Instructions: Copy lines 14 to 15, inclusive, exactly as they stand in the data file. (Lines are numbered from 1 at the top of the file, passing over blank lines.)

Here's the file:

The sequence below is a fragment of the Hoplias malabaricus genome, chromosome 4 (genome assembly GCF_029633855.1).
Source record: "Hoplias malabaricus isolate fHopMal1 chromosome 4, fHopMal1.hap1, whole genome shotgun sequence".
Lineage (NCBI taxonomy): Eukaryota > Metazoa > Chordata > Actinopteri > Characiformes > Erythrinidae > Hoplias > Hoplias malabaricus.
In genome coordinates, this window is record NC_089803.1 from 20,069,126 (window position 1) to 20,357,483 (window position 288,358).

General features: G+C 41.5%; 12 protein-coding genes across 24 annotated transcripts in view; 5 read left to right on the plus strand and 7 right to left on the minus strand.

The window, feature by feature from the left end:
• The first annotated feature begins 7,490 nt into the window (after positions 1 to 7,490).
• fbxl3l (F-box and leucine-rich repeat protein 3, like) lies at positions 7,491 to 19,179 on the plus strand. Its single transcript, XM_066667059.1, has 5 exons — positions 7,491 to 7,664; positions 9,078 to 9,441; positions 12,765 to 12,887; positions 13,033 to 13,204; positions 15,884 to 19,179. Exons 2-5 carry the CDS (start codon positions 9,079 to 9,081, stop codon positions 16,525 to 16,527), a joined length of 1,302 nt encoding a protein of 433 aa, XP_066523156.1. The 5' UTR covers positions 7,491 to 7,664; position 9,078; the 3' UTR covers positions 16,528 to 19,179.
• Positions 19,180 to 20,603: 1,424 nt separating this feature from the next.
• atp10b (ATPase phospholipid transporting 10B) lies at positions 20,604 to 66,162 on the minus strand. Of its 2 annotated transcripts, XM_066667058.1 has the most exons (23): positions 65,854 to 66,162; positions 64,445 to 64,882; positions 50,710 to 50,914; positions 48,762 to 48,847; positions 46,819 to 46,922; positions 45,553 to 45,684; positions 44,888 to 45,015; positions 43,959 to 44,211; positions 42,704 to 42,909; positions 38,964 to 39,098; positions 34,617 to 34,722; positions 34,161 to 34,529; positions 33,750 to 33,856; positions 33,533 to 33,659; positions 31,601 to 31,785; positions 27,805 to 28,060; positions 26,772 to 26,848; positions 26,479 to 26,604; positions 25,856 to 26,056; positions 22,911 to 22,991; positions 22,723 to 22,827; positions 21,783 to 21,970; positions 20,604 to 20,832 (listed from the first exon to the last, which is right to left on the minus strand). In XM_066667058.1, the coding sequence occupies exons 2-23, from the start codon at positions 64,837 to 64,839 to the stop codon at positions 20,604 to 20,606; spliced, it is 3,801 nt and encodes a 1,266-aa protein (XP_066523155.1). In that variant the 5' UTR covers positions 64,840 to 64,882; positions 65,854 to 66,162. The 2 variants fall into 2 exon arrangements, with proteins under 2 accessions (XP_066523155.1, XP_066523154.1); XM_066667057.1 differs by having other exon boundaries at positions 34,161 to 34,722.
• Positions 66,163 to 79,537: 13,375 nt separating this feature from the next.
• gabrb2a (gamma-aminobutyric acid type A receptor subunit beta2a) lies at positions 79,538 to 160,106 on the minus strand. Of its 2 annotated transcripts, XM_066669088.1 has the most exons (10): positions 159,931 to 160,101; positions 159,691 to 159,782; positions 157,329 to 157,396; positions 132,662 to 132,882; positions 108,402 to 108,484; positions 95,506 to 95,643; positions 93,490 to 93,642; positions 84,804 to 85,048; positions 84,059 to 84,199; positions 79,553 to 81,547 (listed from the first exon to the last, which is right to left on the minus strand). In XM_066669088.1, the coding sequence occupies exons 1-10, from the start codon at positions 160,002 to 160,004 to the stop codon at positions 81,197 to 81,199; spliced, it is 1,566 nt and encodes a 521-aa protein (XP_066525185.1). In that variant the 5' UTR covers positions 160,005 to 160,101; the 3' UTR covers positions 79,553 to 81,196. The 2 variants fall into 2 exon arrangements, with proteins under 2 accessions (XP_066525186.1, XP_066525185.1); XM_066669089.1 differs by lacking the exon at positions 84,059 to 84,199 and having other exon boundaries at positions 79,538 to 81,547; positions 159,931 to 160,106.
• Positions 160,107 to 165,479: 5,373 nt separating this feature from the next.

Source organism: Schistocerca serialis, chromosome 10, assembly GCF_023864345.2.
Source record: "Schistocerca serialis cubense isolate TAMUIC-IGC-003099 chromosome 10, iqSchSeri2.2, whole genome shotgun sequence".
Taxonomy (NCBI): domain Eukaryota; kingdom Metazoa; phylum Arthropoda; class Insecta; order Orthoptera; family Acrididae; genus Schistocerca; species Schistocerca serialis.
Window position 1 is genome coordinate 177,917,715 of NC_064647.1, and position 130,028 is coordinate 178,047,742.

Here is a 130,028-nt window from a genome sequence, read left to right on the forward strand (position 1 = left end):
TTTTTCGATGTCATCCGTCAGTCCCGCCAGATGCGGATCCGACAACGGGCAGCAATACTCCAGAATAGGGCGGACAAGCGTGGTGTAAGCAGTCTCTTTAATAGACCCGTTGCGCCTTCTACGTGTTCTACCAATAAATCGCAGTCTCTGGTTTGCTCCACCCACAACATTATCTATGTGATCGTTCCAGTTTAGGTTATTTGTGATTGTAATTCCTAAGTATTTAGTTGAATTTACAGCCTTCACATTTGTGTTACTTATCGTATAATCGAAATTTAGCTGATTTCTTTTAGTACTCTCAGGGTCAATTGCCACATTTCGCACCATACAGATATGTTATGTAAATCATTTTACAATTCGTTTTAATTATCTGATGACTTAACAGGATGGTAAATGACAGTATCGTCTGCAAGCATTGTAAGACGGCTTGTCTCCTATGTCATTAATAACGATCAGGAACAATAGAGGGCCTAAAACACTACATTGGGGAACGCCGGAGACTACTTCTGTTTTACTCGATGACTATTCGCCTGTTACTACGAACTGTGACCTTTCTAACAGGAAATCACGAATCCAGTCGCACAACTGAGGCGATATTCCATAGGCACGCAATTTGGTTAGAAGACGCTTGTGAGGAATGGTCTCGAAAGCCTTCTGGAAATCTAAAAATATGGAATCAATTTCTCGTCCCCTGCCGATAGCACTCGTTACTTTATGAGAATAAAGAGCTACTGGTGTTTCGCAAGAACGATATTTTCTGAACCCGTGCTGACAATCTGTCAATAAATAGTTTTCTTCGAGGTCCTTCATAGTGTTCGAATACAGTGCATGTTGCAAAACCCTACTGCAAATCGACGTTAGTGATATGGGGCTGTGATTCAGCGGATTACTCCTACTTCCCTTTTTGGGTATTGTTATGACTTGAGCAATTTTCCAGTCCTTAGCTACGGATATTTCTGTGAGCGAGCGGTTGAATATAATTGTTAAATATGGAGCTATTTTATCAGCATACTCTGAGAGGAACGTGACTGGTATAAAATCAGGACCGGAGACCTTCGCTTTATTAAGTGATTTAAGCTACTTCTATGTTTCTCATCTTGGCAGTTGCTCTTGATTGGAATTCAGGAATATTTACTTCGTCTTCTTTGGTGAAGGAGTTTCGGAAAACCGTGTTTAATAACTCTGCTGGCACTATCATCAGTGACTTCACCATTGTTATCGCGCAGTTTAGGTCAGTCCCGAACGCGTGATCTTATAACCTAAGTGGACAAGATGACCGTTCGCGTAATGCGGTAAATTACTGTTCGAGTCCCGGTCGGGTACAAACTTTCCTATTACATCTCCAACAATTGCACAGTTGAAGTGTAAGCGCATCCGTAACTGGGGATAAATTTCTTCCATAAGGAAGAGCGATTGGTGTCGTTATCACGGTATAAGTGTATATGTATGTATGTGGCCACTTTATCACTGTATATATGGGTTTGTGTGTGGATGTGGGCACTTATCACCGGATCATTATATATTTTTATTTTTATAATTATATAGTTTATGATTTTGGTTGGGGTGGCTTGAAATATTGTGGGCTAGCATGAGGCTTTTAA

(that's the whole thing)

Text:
Source organism: Schistocerca serialis, chromosome 10, assembly GCF_023864345.2.
Source record: "Schistocerca serialis cubense isolate TAMUIC-IGC-003099 chromosome 10, iqSchSeri2.2, whole genome shotgun sequence".